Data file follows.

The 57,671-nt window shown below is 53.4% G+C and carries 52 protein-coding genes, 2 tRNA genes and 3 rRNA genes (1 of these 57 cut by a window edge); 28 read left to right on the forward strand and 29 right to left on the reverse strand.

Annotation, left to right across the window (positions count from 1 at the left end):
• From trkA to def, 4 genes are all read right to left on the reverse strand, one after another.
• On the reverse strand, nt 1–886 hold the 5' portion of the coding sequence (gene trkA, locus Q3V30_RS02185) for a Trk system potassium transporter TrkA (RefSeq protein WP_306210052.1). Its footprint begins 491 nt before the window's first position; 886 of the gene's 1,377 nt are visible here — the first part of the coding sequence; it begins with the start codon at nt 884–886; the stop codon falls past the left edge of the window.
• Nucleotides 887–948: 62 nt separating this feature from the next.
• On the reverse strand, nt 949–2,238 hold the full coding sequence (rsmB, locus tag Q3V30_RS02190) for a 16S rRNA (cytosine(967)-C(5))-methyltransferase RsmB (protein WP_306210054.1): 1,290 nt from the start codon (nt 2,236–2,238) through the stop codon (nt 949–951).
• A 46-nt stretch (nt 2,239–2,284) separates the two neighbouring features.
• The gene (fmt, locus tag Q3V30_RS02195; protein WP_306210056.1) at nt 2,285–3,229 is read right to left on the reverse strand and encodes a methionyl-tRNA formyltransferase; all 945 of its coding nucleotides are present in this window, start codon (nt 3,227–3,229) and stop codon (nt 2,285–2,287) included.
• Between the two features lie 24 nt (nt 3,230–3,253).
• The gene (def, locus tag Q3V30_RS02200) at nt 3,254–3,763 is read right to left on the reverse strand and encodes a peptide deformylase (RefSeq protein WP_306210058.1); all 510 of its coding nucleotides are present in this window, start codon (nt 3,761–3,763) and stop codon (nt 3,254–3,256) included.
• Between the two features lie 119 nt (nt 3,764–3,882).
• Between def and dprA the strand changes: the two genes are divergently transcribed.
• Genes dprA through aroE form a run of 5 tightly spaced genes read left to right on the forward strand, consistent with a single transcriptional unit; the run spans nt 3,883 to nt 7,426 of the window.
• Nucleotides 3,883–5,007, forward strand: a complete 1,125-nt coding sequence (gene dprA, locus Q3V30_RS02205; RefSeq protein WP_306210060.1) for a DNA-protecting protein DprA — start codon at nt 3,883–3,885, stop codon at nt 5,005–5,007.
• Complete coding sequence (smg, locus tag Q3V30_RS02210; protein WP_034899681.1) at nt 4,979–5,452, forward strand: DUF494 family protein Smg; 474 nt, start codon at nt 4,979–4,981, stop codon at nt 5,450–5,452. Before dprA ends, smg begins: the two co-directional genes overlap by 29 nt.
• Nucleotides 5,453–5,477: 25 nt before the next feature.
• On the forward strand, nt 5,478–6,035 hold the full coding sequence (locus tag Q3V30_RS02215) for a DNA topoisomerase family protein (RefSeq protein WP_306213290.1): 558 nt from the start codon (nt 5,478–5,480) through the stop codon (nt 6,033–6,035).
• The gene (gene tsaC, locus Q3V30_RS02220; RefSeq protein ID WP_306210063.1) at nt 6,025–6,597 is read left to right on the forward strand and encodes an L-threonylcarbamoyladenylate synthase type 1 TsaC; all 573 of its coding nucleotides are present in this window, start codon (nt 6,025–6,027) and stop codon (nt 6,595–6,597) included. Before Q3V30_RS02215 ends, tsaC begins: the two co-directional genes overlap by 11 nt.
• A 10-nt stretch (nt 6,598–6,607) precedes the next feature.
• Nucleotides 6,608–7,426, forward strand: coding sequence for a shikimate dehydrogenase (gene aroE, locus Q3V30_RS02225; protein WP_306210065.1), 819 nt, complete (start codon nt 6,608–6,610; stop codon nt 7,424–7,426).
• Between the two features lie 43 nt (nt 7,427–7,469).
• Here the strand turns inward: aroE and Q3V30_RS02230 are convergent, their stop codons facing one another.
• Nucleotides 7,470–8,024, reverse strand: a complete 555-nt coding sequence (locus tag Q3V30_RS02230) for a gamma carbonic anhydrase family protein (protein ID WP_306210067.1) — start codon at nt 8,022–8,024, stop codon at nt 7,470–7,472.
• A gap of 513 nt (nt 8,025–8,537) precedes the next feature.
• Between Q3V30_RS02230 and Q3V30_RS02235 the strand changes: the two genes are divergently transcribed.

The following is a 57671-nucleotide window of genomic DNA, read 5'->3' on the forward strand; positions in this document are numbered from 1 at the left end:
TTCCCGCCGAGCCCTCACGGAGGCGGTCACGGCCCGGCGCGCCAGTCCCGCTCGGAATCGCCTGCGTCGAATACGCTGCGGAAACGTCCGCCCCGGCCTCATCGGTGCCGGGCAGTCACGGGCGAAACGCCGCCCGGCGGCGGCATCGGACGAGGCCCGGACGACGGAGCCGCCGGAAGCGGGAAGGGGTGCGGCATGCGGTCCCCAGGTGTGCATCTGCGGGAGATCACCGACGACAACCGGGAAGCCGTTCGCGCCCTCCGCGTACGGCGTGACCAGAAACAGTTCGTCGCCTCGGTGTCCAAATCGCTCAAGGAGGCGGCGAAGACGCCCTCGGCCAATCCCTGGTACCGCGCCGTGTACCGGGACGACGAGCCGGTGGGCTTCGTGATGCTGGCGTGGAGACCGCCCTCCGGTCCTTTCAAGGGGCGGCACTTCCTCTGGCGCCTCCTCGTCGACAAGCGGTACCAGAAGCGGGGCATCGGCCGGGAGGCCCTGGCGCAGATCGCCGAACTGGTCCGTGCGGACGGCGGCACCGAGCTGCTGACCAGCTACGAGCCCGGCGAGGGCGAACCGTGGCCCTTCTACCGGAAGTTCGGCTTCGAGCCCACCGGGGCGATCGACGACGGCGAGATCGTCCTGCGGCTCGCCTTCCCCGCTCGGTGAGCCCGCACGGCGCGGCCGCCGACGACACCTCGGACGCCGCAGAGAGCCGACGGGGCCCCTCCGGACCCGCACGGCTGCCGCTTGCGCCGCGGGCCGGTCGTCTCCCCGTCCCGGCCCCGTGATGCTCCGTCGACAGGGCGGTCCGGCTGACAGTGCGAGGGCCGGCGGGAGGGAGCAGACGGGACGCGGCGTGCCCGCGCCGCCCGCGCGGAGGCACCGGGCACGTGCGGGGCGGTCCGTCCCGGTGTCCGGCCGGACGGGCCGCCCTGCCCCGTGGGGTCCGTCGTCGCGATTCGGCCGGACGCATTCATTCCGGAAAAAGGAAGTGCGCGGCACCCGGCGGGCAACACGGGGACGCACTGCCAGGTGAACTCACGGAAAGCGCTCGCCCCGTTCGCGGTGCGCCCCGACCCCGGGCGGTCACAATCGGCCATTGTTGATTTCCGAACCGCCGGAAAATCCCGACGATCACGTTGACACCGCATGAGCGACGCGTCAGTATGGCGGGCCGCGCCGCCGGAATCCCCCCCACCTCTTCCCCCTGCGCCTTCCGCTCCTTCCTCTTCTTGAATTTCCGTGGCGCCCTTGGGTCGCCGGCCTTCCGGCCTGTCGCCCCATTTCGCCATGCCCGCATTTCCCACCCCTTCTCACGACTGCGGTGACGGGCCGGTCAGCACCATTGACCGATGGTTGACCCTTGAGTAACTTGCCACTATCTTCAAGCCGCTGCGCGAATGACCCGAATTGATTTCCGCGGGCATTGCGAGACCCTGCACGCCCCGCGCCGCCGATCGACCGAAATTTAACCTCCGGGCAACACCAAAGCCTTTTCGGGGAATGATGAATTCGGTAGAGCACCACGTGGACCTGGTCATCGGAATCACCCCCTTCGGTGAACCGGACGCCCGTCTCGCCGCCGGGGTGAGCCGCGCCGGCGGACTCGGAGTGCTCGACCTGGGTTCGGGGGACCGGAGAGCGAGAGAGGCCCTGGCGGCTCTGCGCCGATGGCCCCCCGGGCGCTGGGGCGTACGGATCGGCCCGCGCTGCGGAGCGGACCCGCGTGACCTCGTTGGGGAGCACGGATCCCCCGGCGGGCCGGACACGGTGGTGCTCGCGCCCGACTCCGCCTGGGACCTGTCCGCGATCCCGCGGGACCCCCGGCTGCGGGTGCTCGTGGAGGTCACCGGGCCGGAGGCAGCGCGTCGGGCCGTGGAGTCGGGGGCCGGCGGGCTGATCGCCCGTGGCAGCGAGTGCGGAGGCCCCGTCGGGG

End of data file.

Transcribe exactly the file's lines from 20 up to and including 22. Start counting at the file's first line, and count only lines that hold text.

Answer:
• Nucleotides 6,608–7,426, forward strand: coding sequence for a shikimate dehydrogenase (gene aroE, locus Q3V30_RS02225; protein WP_306210065.1), 819 nt, complete (start codon nt 6,608–6,610; stop codon nt 7,424–7,426).
• Between the two features lie 43 nt (nt 7,427–7,469).
• Here the strand turns inward: aroE and Q3V30_RS02230 are convergent, their stop codons facing one another.